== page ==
The search for a new development planning/policy mode: Problems of expertise in the transition period
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The former system and practice of planning in Yugoslavia collapsed as early as towards the end of 1980s, not to be substituted for in the sequel by a new and legitimate development planning mode that has been compatible with the key processes and factors of the post-socialist transition, i.e., political pluralization, privatization, marketisation, and so forth. Under the recent circumstances, a number of new ‘ideologies of planning’ came to the surface, thereby rendering the current practice a peculiar mix of various concepts of ‘quasi/pseudo planning’ exercises, imbued with new biases, partisanship dominating the public scene, the notion of public interests almost lost, low transparency regarding the value and interest background of planning, etc. In effect, two general practices have been dominating the planning area, i.e., ‘crisis management’, and ‘planning-supporting-the-wild-privatisation-and-marketisation’. To a large extent, this has been caused by a poor experience, i.e., a lac...k of planners/experts to work under the new circumstances (‘transition’), paralleled by a lack of critical mass of social and economic actors interested in the sustainable development matters and supportive to them, and a wide spread anti-planning stance among the political and economic elites (‘architects of the transitional reforms’). A more modernizing and emancipatory model, e.g., ‘planning-supporting-complex-transformation of society’, seems to be still out of sight for some time to come. As the new coherent planning theory might not be expected for a longer period, preferably a preliminary planning heuristics would have to be elaborated, to more or less ‘safely’ direct the practice within the strategic framework defined. In this context, a number of specific issues of expertise would also have to be resolved, ranging from general theoretical and methodological issues, via practical methodologies, to the key issues within the triangle power – knowledge – action. Specifically, this should also apply to the majority of development planning policy documents that have been worked out in the recent period.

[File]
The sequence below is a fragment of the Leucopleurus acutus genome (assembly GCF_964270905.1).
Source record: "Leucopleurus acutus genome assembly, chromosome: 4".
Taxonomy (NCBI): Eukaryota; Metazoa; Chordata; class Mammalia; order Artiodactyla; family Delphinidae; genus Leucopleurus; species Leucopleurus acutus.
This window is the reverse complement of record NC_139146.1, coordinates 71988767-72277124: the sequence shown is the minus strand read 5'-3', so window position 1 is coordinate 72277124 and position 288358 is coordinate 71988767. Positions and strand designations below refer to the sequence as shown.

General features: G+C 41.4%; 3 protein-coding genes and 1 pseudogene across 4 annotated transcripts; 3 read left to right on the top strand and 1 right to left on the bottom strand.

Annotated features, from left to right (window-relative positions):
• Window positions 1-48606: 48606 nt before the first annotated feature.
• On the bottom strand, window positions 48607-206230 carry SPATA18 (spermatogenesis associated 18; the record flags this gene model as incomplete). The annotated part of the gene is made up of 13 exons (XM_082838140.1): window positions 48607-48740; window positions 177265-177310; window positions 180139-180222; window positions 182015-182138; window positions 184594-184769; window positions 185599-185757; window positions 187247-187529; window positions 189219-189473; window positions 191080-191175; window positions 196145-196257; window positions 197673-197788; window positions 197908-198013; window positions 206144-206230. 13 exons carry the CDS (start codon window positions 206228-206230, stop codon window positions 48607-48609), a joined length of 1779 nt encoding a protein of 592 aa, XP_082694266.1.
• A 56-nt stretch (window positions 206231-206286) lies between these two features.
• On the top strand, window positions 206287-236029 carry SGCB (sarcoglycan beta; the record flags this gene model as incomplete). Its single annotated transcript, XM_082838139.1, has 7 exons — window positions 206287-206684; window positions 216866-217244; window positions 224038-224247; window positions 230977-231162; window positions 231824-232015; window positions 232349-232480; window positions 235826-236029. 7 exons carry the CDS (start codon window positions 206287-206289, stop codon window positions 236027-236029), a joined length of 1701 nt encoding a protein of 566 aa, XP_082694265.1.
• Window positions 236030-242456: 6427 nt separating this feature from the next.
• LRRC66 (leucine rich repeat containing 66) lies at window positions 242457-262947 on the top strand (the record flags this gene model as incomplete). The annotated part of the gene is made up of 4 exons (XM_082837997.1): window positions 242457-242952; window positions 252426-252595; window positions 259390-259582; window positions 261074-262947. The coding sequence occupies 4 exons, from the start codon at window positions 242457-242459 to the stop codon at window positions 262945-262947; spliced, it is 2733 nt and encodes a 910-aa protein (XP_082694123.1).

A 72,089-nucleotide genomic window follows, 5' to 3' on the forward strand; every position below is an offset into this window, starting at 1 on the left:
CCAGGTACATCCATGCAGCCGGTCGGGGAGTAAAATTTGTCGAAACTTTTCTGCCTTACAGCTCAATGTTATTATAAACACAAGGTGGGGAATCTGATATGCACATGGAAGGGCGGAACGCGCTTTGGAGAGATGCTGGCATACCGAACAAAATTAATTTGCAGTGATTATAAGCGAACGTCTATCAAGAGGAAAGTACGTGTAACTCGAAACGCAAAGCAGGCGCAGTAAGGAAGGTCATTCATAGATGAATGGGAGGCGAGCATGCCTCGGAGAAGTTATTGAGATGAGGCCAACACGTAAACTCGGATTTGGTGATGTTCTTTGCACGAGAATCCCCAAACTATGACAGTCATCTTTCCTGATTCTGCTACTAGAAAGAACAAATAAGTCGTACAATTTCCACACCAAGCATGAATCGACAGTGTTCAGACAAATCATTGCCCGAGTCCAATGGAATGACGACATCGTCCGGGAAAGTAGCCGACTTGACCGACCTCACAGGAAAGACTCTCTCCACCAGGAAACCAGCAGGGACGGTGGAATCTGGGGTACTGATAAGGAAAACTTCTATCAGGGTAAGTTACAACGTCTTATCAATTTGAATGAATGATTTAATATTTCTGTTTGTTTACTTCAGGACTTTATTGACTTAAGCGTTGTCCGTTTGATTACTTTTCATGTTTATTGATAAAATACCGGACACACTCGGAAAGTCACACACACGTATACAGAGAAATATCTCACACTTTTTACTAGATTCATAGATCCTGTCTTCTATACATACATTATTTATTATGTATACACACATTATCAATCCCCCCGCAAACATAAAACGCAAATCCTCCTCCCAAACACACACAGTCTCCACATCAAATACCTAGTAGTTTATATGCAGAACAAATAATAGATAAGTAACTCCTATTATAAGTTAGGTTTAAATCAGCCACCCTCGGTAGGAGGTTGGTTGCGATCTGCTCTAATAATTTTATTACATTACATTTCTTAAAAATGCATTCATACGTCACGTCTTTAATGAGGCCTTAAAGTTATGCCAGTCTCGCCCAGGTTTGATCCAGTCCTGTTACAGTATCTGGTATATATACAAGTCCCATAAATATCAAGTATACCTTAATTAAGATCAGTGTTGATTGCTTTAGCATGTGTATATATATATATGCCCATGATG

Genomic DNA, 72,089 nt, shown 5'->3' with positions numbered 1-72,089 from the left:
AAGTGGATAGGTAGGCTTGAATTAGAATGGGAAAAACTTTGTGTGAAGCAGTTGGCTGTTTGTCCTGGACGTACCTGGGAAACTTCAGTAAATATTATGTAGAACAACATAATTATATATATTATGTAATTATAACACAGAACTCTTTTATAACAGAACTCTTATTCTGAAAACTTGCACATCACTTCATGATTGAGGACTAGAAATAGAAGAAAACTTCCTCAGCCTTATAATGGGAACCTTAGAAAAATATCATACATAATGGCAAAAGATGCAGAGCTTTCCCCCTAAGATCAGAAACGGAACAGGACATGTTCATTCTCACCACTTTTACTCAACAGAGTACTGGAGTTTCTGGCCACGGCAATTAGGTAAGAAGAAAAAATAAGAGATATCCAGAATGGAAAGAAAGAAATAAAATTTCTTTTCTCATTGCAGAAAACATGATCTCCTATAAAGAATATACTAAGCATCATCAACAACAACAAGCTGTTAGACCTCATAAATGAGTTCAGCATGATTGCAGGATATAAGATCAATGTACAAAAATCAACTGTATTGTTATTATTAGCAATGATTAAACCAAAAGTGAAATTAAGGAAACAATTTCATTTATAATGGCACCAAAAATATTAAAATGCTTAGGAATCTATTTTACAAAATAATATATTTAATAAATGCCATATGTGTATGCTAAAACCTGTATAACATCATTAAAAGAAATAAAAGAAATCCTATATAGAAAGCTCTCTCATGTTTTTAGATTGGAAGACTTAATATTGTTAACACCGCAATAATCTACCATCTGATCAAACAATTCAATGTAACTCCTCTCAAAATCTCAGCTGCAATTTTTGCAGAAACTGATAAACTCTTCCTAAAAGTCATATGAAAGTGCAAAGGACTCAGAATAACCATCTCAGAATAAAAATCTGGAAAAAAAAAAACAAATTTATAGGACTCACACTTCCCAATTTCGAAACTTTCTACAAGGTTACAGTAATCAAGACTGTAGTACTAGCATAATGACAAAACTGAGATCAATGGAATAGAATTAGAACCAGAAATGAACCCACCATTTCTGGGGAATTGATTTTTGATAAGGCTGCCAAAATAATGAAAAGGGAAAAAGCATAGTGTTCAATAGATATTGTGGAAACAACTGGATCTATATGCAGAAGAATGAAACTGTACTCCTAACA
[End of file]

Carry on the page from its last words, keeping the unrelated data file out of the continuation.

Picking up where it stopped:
Keywords:planning legitimacy lost / disputed public interests / insufficient expertise / institutional and organisational arrangements / new development planning/policy heuristics
Source:Spatium, 2004, 10, 12-18
- Institute of Architecture, Urban & Spatial Planning of Serbia